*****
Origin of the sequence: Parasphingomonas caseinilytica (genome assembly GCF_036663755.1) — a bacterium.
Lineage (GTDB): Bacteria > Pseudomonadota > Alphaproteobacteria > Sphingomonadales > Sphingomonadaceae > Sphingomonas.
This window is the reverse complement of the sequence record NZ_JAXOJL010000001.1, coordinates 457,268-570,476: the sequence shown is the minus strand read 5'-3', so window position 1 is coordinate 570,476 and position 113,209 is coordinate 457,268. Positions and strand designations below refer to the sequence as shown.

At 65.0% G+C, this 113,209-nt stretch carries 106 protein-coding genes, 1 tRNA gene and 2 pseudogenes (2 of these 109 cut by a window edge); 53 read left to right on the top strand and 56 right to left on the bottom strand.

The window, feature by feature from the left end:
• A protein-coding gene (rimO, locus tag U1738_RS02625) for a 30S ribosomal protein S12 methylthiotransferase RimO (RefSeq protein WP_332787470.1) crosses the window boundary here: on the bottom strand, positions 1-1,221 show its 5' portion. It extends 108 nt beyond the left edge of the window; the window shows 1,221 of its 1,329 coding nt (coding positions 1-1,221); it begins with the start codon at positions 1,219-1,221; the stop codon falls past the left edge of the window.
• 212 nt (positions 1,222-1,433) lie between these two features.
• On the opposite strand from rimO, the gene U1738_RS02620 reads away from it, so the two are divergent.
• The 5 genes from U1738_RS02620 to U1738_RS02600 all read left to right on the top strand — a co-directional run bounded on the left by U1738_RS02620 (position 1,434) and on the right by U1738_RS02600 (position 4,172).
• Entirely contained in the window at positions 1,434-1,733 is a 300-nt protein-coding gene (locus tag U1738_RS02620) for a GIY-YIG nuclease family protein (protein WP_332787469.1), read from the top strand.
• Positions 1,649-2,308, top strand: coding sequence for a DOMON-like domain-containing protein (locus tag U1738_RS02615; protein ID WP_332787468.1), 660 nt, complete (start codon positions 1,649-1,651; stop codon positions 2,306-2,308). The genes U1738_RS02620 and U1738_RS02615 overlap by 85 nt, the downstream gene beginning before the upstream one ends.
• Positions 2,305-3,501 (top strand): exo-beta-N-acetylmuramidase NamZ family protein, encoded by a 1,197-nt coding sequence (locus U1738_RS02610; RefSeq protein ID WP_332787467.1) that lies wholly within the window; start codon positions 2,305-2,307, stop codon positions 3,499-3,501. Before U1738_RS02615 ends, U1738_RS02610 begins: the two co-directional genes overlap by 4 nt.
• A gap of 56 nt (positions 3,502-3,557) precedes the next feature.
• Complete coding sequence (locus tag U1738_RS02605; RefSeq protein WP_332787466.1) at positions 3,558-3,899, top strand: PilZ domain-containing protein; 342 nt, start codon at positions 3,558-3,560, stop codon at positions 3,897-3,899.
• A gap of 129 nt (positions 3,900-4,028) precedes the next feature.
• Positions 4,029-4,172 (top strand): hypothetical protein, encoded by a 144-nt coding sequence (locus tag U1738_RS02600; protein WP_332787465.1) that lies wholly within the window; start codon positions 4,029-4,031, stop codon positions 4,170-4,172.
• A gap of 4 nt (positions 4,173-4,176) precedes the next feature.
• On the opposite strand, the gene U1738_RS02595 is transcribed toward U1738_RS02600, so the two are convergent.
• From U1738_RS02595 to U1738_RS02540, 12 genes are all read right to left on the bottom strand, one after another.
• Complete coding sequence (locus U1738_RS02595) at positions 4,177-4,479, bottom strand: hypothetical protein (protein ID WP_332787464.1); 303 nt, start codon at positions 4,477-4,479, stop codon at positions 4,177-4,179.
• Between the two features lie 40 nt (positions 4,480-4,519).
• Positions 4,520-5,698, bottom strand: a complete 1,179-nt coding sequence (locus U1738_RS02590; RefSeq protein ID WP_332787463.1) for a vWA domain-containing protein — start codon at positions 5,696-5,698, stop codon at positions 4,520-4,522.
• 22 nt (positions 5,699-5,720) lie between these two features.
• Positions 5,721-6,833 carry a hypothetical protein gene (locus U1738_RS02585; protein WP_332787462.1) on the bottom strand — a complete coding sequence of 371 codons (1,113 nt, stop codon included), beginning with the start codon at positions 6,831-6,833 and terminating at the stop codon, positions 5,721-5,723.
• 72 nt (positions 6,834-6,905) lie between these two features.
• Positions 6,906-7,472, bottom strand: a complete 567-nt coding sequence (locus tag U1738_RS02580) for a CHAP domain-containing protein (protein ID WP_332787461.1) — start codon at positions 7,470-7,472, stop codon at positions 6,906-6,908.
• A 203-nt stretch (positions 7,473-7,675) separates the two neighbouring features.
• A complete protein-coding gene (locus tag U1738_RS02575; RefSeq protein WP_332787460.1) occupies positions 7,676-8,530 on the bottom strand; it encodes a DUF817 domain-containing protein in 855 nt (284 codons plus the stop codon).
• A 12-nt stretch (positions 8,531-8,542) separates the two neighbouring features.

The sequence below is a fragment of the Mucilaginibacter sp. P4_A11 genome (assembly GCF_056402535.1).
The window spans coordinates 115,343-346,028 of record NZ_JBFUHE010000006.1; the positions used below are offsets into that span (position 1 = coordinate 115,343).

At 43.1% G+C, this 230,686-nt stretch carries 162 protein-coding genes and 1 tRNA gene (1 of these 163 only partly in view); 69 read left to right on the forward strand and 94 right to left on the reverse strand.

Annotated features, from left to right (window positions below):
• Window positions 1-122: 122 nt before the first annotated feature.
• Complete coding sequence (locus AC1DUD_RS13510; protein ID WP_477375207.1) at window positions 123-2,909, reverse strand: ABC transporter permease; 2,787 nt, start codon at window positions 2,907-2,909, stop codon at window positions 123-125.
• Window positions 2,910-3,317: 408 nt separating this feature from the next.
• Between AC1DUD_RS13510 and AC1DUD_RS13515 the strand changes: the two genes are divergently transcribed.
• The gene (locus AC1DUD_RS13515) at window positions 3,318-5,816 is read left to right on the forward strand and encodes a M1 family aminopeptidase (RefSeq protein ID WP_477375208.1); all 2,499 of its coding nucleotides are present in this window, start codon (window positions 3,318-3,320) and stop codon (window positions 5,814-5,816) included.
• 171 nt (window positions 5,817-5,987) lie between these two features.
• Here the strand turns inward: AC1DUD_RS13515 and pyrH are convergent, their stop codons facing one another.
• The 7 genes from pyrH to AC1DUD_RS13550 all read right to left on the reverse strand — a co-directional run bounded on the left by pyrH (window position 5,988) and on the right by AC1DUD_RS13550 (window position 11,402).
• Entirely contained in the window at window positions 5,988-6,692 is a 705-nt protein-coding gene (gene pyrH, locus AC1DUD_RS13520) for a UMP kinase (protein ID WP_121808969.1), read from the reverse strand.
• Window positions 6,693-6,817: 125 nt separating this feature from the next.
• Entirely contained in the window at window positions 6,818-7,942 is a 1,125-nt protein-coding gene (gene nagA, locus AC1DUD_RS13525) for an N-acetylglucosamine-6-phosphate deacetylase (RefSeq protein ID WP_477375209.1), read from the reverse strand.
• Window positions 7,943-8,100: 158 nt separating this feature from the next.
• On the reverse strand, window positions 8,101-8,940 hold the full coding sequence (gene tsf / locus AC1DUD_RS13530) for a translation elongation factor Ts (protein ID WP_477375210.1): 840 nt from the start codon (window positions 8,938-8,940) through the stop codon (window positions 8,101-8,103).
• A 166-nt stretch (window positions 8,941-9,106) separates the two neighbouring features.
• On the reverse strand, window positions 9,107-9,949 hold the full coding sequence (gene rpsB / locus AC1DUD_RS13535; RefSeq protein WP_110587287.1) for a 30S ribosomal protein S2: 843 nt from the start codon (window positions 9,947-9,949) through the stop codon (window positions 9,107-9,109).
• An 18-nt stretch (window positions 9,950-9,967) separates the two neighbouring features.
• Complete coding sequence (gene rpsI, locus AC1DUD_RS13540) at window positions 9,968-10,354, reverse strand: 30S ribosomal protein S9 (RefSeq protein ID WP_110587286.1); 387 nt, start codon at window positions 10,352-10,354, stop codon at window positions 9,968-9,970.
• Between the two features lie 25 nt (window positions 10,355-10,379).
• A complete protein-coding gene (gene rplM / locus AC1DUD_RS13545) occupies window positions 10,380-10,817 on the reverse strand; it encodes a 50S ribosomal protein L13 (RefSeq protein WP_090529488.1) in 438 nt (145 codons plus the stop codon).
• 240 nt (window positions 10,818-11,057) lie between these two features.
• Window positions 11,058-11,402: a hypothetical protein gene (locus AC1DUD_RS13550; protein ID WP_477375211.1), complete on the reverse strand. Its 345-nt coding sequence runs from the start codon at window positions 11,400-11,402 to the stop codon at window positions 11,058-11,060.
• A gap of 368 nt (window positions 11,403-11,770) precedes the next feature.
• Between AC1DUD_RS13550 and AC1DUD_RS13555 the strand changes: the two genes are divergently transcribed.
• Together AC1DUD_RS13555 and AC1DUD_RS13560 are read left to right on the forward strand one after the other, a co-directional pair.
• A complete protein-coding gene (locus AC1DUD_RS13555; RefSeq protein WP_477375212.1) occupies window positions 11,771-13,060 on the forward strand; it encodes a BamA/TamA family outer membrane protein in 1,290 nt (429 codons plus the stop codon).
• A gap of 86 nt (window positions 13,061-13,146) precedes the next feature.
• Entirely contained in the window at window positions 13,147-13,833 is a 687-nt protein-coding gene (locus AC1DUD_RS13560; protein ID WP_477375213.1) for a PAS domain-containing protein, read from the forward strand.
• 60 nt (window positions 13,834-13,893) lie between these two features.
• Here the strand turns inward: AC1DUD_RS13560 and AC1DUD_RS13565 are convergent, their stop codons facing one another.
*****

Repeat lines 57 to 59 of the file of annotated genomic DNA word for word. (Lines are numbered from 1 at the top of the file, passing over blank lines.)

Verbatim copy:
• Together AC1DUD_RS13555 and AC1DUD_RS13560 are read left to right on the forward strand one after the other, a co-directional pair.
• A complete protein-coding gene (locus AC1DUD_RS13555; RefSeq protein WP_477375212.1) occupies window positions 11,771-13,060 on the forward strand; it encodes a BamA/TamA family outer membrane protein in 1,290 nt (429 codons plus the stop codon).
• A gap of 86 nt (window positions 13,061-13,146) precedes the next feature.